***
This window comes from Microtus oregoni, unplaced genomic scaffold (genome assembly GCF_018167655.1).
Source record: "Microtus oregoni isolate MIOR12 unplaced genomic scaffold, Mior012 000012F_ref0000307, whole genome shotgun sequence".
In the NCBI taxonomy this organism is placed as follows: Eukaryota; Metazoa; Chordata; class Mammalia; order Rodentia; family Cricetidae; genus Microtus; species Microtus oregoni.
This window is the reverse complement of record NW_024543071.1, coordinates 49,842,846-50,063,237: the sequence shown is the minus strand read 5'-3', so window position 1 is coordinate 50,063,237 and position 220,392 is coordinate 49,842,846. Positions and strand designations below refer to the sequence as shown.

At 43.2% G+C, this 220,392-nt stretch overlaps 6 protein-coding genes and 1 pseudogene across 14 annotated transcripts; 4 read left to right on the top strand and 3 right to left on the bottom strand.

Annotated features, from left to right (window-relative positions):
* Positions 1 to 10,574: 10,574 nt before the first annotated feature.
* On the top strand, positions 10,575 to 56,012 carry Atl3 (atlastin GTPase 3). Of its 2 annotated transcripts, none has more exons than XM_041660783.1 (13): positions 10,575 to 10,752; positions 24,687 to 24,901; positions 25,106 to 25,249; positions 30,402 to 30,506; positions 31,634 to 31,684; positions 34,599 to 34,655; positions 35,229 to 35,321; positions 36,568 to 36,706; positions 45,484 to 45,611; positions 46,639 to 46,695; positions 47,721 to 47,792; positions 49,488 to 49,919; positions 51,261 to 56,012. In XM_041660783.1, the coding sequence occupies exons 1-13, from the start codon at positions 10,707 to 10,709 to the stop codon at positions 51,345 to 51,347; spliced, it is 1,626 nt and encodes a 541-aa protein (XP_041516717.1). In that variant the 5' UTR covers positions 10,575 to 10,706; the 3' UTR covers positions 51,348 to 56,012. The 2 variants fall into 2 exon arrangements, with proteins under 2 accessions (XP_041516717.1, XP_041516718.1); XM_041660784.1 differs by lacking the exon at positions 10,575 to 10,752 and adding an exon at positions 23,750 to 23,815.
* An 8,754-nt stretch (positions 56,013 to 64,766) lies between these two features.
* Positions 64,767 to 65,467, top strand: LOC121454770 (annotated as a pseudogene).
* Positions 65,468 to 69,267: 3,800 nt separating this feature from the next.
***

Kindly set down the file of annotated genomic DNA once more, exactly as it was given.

This window comes from Microtus oregoni, unplaced genomic scaffold (genome assembly GCF_018167655.1).
Source record: "Microtus oregoni isolate MIOR12 unplaced genomic scaffold, Mior012 000012F_ref0000307, whole genome shotgun sequence".
In the NCBI taxonomy this organism is placed as follows: Eukaryota; Metazoa; Chordata; class Mammalia; order Rodentia; family Cricetidae; genus Microtus; species Microtus oregoni.
This window is the reverse complement of record NW_024543071.1, coordinates 49,842,846-50,063,237: the sequence shown is the minus strand read 5'-3', so window position 1 is coordinate 50,063,237 and position 220,392 is coordinate 49,842,846. Positions and strand designations below refer to the sequence as shown.

At 43.2% G+C, this 220,392-nt stretch overlaps 6 protein-coding genes and 1 pseudogene across 14 annotated transcripts; 4 read left to right on the top strand and 3 right to left on the bottom strand.

Annotated features, from left to right (window-relative positions):
* Positions 1 to 10,574: 10,574 nt before the first annotated feature.
* On the top strand, positions 10,575 to 56,012 carry Atl3 (atlastin GTPase 3). Of its 2 annotated transcripts, none has more exons than XM_041660783.1 (13): positions 10,575 to 10,752; positions 24,687 to 24,901; positions 25,106 to 25,249; positions 30,402 to 30,506; positions 31,634 to 31,684; positions 34,599 to 34,655; positions 35,229 to 35,321; positions 36,568 to 36,706; positions 45,484 to 45,611; positions 46,639 to 46,695; positions 47,721 to 47,792; positions 49,488 to 49,919; positions 51,261 to 56,012. In XM_041660783.1, the coding sequence occupies exons 1-13, from the start codon at positions 10,707 to 10,709 to the stop codon at positions 51,345 to 51,347; spliced, it is 1,626 nt and encodes a 541-aa protein (XP_041516717.1). In that variant the 5' UTR covers positions 10,575 to 10,706; the 3' UTR covers positions 51,348 to 56,012. The 2 variants fall into 2 exon arrangements, with proteins under 2 accessions (XP_041516717.1, XP_041516718.1); XM_041660784.1 differs by lacking the exon at positions 10,575 to 10,752 and adding an exon at positions 23,750 to 23,815.
* An 8,754-nt stretch (positions 56,013 to 64,766) lies between these two features.
* Positions 64,767 to 65,467, top strand: LOC121454770 (annotated as a pseudogene).
* Positions 65,468 to 69,267: 3,800 nt separating this feature from the next.